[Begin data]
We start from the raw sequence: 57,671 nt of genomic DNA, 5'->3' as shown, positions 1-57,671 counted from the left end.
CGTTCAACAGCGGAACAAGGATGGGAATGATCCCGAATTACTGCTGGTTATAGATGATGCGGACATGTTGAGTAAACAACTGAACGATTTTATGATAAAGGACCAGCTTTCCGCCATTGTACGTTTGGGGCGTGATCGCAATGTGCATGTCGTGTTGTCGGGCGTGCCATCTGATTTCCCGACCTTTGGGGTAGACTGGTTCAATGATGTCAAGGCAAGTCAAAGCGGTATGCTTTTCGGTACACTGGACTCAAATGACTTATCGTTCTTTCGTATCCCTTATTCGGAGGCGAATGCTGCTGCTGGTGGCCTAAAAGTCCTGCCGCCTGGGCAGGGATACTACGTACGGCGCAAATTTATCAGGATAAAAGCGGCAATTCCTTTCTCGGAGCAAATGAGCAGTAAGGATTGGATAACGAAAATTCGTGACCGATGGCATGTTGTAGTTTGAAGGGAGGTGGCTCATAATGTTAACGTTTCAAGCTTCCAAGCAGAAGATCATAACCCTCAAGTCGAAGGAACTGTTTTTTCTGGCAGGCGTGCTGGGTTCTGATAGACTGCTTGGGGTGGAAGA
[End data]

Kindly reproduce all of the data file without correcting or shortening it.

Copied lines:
We start from the raw sequence: 57,671 nt of genomic DNA, 5'->3' as shown, positions 1-57,671 counted from the left end.
CGTTCAACAGCGGAACAAGGATGGGAATGATCCCGAATTACTGCTGGTTATAGATGATGCGGACATGTTGAGTAAACAACTGAACGATTTTATGATAAAGGACCAGCTTTCCGCCATTGTACGTTTGGGGCGTGATCGCAATGTGCATGTCGTGTTGTCGGGCGTGCCATCTGATTTCCCGACCTTTGGGGTAGACTGGTTCAATGATGTCAAGGCAAGTCAAAGCGGTATGCTTTTCGGTACACTGGACTCAAATGACTTATCGTTCTTTCGTATCCCTTATTCGGAGGCGAATGCTGCTGCTGGTGGCCTAAAAGTCCTGCCGCCTGGGCAGGGATACTACGTACGGCGCAAATTTATCAGGATAAAAGCGGCAATTCCTTTCTCGGAGCAAATGAGCAGTAAGGATTGGATAACGAAAATTCGTGACCGATGGCATGTTGTAGTTTGAAGGGAGGTGGCTCATAATGTTAACGTTTCAAGCTTCCAAGCAGAAGATCATAACCCTCAAGTCGAAGGAACTGTTTTTTCTGGCAGGCGTGCTGGGTTCTGATAGACTGCTTGGGGTGGAAGA